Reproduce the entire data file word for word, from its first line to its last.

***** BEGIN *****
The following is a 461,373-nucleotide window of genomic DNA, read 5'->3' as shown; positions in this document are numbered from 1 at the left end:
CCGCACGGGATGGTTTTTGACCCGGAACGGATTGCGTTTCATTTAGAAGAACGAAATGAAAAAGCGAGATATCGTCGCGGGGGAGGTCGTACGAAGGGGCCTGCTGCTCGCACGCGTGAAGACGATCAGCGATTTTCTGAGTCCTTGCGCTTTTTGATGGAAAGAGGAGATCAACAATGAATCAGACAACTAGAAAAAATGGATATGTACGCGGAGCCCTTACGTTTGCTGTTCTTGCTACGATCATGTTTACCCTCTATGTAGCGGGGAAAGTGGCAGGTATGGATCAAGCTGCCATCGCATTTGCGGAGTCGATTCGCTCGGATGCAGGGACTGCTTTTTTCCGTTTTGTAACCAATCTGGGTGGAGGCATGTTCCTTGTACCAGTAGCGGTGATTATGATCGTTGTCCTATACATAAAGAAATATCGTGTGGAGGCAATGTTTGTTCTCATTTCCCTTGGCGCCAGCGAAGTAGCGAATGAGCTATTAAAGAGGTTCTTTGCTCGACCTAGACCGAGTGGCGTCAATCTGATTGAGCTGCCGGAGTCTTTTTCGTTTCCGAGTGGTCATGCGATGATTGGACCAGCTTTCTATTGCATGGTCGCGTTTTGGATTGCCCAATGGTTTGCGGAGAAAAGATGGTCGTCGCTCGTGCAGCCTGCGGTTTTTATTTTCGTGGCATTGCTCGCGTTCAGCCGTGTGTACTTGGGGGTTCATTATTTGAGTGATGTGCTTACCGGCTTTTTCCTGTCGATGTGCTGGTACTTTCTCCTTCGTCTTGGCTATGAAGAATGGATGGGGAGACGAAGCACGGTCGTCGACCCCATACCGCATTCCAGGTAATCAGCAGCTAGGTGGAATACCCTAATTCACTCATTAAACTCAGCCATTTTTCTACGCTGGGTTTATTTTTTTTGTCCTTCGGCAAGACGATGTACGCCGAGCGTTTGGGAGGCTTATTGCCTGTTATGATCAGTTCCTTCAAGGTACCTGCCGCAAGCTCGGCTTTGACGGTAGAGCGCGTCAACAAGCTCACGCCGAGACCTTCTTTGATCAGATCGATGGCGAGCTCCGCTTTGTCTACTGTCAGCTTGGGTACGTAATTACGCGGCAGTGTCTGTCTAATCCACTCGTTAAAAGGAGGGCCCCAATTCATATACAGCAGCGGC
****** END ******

The following is a 461,373-nucleotide window of genomic DNA, read 5'->3' as shown; positions in this document are numbered from 1 at the left end:
CCGCACGGGATGGTTTTTGACCCGGAACGGATTGCGTTTCATTTAGAAGAACGAAATGAAAAAGCGAGATATCGTCGCGGGGGAGGTCGTACGAAGGGGCCTGCTGCTCGCACGCGTGAAGACGATCAGCGATTTTCTGAGTCCTTGCGCTTTTTGATGGAAAGAGGAGATCAACAATGAATCAGACAACTAGAAAAAATGGATATGTACGCGGAGCCCTTACGTTTGCTGTTCTTGCTACGATCATGTTTACCCTCTATGTAGCGGGGAAAGTGGCAGGTATGGATCAAGCTGCCATCGCATTTGCGGAGTCGATTCGCTCGGATGCAGGGACTGCTTTTTTCCGTTTTGTAACCAATCTGGGTGGAGGCATGTTCCTTGTACCAGTAGCGGTGATTATGATCGTTGTCCTATACATAAAGAAATATCGTGTGGAGGCAATGTTTGTTCTCATTTCCCTTGGCGCCAGCGAAGTAGCGAATGAGCTATTAAAGAGGTTCTTTGCTCGACCTAGACCGAGTGGCGTCAATCTGATTGAGCTGCCGGAGTCTTTTTCGTTTCCGAGTGGTCATGCGATGATTGGACCAGCTTTCTATTGCATGGTCGCGTTTTGGATTGCCCAATGGTTTGCGGAGAAAAGATGGTCGTCGCTCGTGCAGCCTGCGGTTTTTATTTTCGTGGCATTGCTCGCGTTCAGCCGTGTGTACTTGGGGGTTCATTATTTGAGTGATGTGCTTACCGGCTTTTTCCTGTCGATGTGCTGGTACTTTCTCCTTCGTCTTGGCTATGAAGAATGGATGGGGAGACGAAGCACGGTCGTCGACCCCATACCGCATTCCAGGTAATCAGCAGCTAGGTGGAATACCCTAATTCACTCATTAAACTCAGCCATTTTTCTACGCTGGGTTTATTTTTTTTGTCCTTCGGCAAGACGATGTACGCCGAGCGTTTGGGAGGCTTATTGCCTGTTATGATCAGTTCCTTCAAGGTACCTGCCGCAAGCTCGGCTTTGACGGTAGAGCGCGTCAACAAGCTCACGCCGAGACCTTCTTTGATCAGATCGATGGCGAGCTCCGCTTTGTCTACTGTCAGCTTGGGTACGTAATTACGCGGCAGTGTCTGTCTAATCCACTCGTTAAAAGGAGGGCCCCAATTCATATACAGCAGCGGC